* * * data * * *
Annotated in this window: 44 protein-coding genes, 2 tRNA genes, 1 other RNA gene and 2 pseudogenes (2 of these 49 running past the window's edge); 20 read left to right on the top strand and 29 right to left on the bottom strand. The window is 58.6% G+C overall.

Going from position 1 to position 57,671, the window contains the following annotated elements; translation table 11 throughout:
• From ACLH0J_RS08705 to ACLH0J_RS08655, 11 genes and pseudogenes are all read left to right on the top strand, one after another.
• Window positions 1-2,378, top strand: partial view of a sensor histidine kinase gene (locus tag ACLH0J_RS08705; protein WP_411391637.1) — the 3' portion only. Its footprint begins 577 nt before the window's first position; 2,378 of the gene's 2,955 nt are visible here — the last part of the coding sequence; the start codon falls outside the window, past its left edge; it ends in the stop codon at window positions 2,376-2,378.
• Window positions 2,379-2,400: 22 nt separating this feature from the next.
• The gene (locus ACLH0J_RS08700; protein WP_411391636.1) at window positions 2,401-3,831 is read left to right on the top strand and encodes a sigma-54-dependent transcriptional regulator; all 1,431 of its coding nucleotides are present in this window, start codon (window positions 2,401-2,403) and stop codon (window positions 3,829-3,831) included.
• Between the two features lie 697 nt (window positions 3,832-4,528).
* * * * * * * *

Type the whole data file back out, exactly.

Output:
Annotated in this window: 44 protein-coding genes, 2 tRNA genes, 1 other RNA gene and 2 pseudogenes (2 of these 49 running past the window's edge); 20 read left to right on the top strand and 29 right to left on the bottom strand. The window is 58.6% G+C overall.

Going from position 1 to position 57,671, the window contains the following annotated elements; translation table 11 throughout:
• From ACLH0J_RS08705 to ACLH0J_RS08655, 11 genes and pseudogenes are all read left to right on the top strand, one after another.
• Window positions 1-2,378, top strand: partial view of a sensor histidine kinase gene (locus tag ACLH0J_RS08705; protein WP_411391637.1) — the 3' portion only. Its footprint begins 577 nt before the window's first position; 2,378 of the gene's 2,955 nt are visible here — the last part of the coding sequence; the start codon falls outside the window, past its left edge; it ends in the stop codon at window positions 2,376-2,378.
• Window positions 2,379-2,400: 22 nt separating this feature from the next.
• The gene (locus ACLH0J_RS08700; protein WP_411391636.1) at window positions 2,401-3,831 is read left to right on the top strand and encodes a sigma-54-dependent transcriptional regulator; all 1,431 of its coding nucleotides are present in this window, start codon (window positions 2,401-2,403) and stop codon (window positions 3,829-3,831) included.
• Between the two features lie 697 nt (window positions 3,832-4,528).